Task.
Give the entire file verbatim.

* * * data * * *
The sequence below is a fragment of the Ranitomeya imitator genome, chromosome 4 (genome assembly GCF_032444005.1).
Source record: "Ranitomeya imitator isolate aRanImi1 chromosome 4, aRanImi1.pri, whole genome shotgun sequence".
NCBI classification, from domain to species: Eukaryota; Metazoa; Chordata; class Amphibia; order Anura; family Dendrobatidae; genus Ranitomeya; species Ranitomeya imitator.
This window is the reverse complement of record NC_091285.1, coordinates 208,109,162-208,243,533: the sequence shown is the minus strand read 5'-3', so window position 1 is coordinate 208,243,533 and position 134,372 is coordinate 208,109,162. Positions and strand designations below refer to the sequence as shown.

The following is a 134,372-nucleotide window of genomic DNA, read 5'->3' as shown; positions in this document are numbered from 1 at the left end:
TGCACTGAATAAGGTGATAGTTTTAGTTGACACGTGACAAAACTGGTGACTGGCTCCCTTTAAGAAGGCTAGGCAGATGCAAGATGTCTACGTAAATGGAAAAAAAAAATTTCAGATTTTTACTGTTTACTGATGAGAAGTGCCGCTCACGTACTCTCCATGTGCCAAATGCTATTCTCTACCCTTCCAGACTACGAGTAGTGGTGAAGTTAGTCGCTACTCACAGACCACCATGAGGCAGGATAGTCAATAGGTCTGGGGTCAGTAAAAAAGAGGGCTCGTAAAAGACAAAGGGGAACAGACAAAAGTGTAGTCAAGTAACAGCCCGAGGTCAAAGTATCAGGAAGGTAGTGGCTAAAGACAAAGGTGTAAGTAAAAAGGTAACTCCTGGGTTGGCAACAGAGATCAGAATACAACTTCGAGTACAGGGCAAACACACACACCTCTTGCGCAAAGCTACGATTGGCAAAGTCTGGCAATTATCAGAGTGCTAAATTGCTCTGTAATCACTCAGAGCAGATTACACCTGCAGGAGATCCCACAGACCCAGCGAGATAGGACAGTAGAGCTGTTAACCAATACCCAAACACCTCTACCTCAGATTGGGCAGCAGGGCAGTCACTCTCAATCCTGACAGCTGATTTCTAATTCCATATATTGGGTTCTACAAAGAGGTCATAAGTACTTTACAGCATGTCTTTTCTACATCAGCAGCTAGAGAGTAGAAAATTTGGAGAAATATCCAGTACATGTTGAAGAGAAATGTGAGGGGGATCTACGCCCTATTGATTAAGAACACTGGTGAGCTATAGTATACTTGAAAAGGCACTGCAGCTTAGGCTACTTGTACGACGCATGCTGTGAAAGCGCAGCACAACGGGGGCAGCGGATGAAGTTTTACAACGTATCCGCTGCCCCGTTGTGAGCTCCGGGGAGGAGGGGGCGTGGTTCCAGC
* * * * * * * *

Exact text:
The sequence below is a fragment of the Ranitomeya imitator genome, chromosome 4 (genome assembly GCF_032444005.1).
Source record: "Ranitomeya imitator isolate aRanImi1 chromosome 4, aRanImi1.pri, whole genome shotgun sequence".
NCBI classification, from domain to species: Eukaryota; Metazoa; Chordata; class Amphibia; order Anura; family Dendrobatidae; genus Ranitomeya; species Ranitomeya imitator.
This window is the reverse complement of record NC_091285.1, coordinates 208,109,162-208,243,533: the sequence shown is the minus strand read 5'-3', so window position 1 is coordinate 208,243,533 and position 134,372 is coordinate 208,109,162. Positions and strand designations below refer to the sequence as shown.

The following is a 134,372-nucleotide window of genomic DNA, read 5'->3' as shown; positions in this document are numbered from 1 at the left end:
TGCACTGAATAAGGTGATAGTTTTAGTTGACACGTGACAAAACTGGTGACTGGCTCCCTTTAAGAAGGCTAGGCAGATGCAAGATGTCTACGTAAATGGAAAAAAAAAATTTCAGATTTTTACTGTTTACTGATGAGAAGTGCCGCTCACGTACTCTCCATGTGCCAAATGCTATTCTCTACCCTTCCAGACTACGAGTAGTGGTGAAGTTAGTCGCTACTCACAGACCACCATGAGGCAGGATAGTCAATAGGTCTGGGGTCAGTAAAAAAGAGGGCTCGTAAAAGACAAAGGGGAACAGACAAAAGTGTAGTCAAGTAACAGCCCGAGGTCAAAGTATCAGGAAGGTAGTGGCTAAAGACAAAGGTGTAAGTAAAAAGGTAACTCCTGGGTTGGCAACAGAGATCAGAATACAACTTCGAGTACAGGGCAAACACACACACCTCTTGCGCAAAGCTACGATTGGCAAAGTCTGGCAATTATCAGAGTGCTAAATTGCTCTGTAATCACTCAGAGCAGATTACACCTGCAGGAGATCCCACAGACCCAGCGAGATAGGACAGTAGAGCTGTTAACCAATACCCAAACACCTCTACCTCAGATTGGGCAGCAGGGCAGTCACTCTCAATCCTGACAGCTGATTTCTAATTCCATATATTGGGTTCTACAAAGAGGTCATAAGTACTTTACAGCATGTCTTTTCTACATCAGCAGCTAGAGAGTAGAAAATTTGGAGAAATATCCAGTACATGTTGAAGAGAAATGTGAGGGGGATCTACGCCCTATTGATTAAGAACACTGGTGAGCTATAGTATACTTGAAAAGGCACTGCAGCTTAGGCTACTTGTACGACGCATGCTGTGAAAGCGCAGCACAACGGGGGCAGCGGATGAAGTTTTACAACGTATCCGCTGCCCCGTTGTGAGCTCCGGGGAGGAGGGGGCGTGGTTCCAGC